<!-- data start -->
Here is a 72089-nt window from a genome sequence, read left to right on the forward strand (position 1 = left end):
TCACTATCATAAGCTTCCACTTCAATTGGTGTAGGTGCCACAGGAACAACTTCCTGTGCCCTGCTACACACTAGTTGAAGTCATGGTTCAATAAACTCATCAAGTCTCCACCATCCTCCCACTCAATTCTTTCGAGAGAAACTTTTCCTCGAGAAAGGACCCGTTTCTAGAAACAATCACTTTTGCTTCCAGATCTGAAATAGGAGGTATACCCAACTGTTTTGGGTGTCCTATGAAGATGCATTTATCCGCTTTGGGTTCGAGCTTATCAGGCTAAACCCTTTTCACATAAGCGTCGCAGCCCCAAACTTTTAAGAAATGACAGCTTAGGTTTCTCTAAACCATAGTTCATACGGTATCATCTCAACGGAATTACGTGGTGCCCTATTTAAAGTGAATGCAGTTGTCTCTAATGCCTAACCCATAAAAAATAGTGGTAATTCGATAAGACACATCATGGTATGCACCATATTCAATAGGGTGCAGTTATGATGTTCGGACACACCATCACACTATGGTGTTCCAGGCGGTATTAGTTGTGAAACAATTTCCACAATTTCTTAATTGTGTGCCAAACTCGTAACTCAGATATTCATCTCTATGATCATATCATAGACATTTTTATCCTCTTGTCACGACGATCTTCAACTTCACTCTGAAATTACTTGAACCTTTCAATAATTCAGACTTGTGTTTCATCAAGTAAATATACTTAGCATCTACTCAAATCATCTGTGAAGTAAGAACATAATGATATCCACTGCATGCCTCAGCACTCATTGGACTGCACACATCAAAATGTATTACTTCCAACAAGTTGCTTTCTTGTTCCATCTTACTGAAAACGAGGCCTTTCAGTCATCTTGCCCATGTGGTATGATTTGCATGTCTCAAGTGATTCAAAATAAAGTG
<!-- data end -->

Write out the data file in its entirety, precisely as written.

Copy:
Here is a 72089-nt window from a genome sequence, read left to right on the forward strand (position 1 = left end):
TCACTATCATAAGCTTCCACTTCAATTGGTGTAGGTGCCACAGGAACAACTTCCTGTGCCCTGCTACACACTAGTTGAAGTCATGGTTCAATAAACTCATCAAGTCTCCACCATCCTCCCACTCAATTCTTTCGAGAGAAACTTTTCCTCGAGAAAGGACCCGTTTCTAGAAACAATCACTTTTGCTTCCAGATCTGAAATAGGAGGTATACCCAACTGTTTTGGGTGTCCTATGAAGATGCATTTATCCGCTTTGGGTTCGAGCTTATCAGGCTAAACCCTTTTCACATAAGCGTCGCAGCCCCAAACTTTTAAGAAATGACAGCTTAGGTTTCTCTAAACCATAGTTCATACGGTATCATCTCAACGGAATTACGTGGTGCCCTATTTAAAGTGAATGCAGTTGTCTCTAATGCCTAACCCATAAAAAATAGTGGTAATTCGATAAGACACATCATGGTATGCACCATATTCAATAGGGTGCAGTTATGATGTTCGGACACACCATCACACTATGGTGTTCCAGGCGGTATTAGTTGTGAAACAATTTCCACAATTTCTTAATTGTGTGCCAAACTCGTAACTCAGATATTCATCTCTATGATCATATCATAGACATTTTTATCCTCTTGTCACGACGATCTTCAACTTCACTCTGAAATTACTTGAACCTTTCAATAATTCAGACTTGTGTTTCATCAAGTAAATATACTTAGCATCTACTCAAATCATCTGTGAAGTAAGAACATAATGATATCCACTGCATGCCTCAGCACTCATTGGACTGCACACATCAAAATGTATTACTTCCAACAAGTTGCTTTCTTGTTCCATCTTACTGAAAACGAGGCCTTTCAGTCATCTTGCCCATGTGGTATGATTTGCATGTCTCAAGTGATTCAAAATAAAGTG